If you were to ask me what is my favorite flower, I would have to say, “what ever is in bloom”! Right now, in my neck of the woods, that would be Camellia sasanqua. Their flowers are the jewels of the chilly garden, blooming during fall and winter months depending on the variety. Handsome, glossy, evergreen foliage is an elegant plus in winter providing the garden with needed structure.
Flower color ranges from pure white to pinks and reds, some with interesting variegation. While the species has a great many varieties most gardeners are familiar with C. sasanqua, blooming in fall and C. japonica, which boasts blossoms in late winter. Combining these two in your garden gives several months of color when little else is in bloom.
Despite their somewhat fussy reputation, camellias (zone 6b-9b) are quite easy to grow once you understand a few principals. First, put the plant in the right place and plant it right!
Camellias’ ideal growing conditions are not unlike those of azaleas and so make great planting partners. Specifically, they require a loose, well-amended, acidic (6.5 pH) soil that is moist without remaining soggy, and little competition from other plants’ roots. Their roots have high oxygen demands, therefore are pretty shallow. Cultivating and under-planting around the roots of camellias is not recommended.
Preferring semi-shade they can be planted under tall deciduous trees that do not have an aggressive root system and pines. C. sasanqua is better able to tolerate a sunny location if it is not in the hot afternoon sun. Artificial shade can be created using lath or shade cloth if the conditions are too intense.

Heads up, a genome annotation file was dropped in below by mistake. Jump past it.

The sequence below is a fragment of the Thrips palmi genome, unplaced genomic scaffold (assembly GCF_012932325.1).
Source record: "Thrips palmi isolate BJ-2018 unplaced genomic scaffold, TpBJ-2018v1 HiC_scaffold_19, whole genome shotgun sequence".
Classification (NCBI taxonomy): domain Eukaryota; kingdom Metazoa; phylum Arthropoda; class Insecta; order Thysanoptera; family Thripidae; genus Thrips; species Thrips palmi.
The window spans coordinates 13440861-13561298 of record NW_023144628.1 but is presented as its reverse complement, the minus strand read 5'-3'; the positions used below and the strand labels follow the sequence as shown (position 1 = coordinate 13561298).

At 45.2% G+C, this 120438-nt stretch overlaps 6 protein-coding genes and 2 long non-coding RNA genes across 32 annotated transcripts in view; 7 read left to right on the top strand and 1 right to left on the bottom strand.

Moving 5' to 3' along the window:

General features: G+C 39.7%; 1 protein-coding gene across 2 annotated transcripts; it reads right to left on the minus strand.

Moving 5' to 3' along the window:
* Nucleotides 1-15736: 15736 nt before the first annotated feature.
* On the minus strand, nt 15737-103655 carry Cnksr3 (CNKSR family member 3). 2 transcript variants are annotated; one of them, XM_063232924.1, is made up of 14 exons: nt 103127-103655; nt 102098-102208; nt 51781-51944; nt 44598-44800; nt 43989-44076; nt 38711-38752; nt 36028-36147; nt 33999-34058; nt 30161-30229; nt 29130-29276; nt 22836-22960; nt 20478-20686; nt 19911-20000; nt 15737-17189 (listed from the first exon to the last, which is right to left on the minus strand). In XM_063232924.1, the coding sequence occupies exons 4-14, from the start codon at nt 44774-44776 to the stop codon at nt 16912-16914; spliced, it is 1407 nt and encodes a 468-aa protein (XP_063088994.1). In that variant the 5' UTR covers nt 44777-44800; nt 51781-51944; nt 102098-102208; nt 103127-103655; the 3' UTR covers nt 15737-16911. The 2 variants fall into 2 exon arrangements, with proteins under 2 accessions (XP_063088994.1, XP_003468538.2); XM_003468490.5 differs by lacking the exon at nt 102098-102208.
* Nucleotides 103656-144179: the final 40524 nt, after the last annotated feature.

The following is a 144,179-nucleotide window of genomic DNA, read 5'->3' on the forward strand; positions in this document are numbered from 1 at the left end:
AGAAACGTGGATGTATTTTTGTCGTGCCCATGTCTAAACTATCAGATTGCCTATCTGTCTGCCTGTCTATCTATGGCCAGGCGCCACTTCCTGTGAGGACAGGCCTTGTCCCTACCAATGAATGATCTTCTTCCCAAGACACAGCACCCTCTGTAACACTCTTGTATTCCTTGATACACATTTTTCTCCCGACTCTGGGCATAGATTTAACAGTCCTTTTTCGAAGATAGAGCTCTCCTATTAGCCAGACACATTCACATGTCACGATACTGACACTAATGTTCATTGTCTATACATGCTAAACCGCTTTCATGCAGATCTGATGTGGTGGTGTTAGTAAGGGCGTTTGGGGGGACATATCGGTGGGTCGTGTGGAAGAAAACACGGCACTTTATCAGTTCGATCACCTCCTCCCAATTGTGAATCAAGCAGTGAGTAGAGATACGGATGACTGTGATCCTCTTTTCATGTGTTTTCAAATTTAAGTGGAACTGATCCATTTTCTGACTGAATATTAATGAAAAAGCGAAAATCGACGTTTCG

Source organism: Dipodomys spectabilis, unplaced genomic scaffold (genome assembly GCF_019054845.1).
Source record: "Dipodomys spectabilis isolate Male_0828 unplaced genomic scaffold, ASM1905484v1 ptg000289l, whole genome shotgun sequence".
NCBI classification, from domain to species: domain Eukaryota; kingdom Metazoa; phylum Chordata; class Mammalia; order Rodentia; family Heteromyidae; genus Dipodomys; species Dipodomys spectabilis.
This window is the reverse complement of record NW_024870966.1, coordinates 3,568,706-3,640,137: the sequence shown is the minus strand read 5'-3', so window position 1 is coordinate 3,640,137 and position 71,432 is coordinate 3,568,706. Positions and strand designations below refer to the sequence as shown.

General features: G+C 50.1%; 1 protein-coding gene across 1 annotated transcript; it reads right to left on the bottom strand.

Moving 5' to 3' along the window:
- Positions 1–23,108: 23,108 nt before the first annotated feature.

Susceptible to root-rot, you’ll want to be sure the root ball is situated so it will not eventually settle below grade. Camellias do not do well in heavy soils. In clay soils I generally recommend amending as much of the planting site as you can rather than only the planting hole. Amending only the hole in those conditions could lead to water accumulation, a sure cause of death. Finally, mulch well and think about this; the plant is essentially still in a pot until the roots break free into the surrounding soil so pay attention to its moisture needs until well established.
Another important factor to consider is proper fertilization. Camellias are not heavy feeders and do not react well to over-stimulation. Interestingly their bloom time is also their dormant period and should not be fertilized then. Cottonseed meal and fish emulsion are good natural choices. Two or three feedings between April 1 and September 1 is all that is necessary.
Pruning is advantageous to control size, maintain shape and create strong branches to support the weight of blossoms. As with most plants it is always best to prune after the bloom period. Camellias also benefit from disbudding. This is the removal of flower buds adjacent to the main terminal bud, which results in a larger more robust bloom, hence the reason for judicious pruning to support the larger blossom.
Given the year ‘round beauty and longevity of these plants I would heartily give a thumbs up for you to try a few in your garden. During those dreary days of fall and winter I think you’ll be glad you did!
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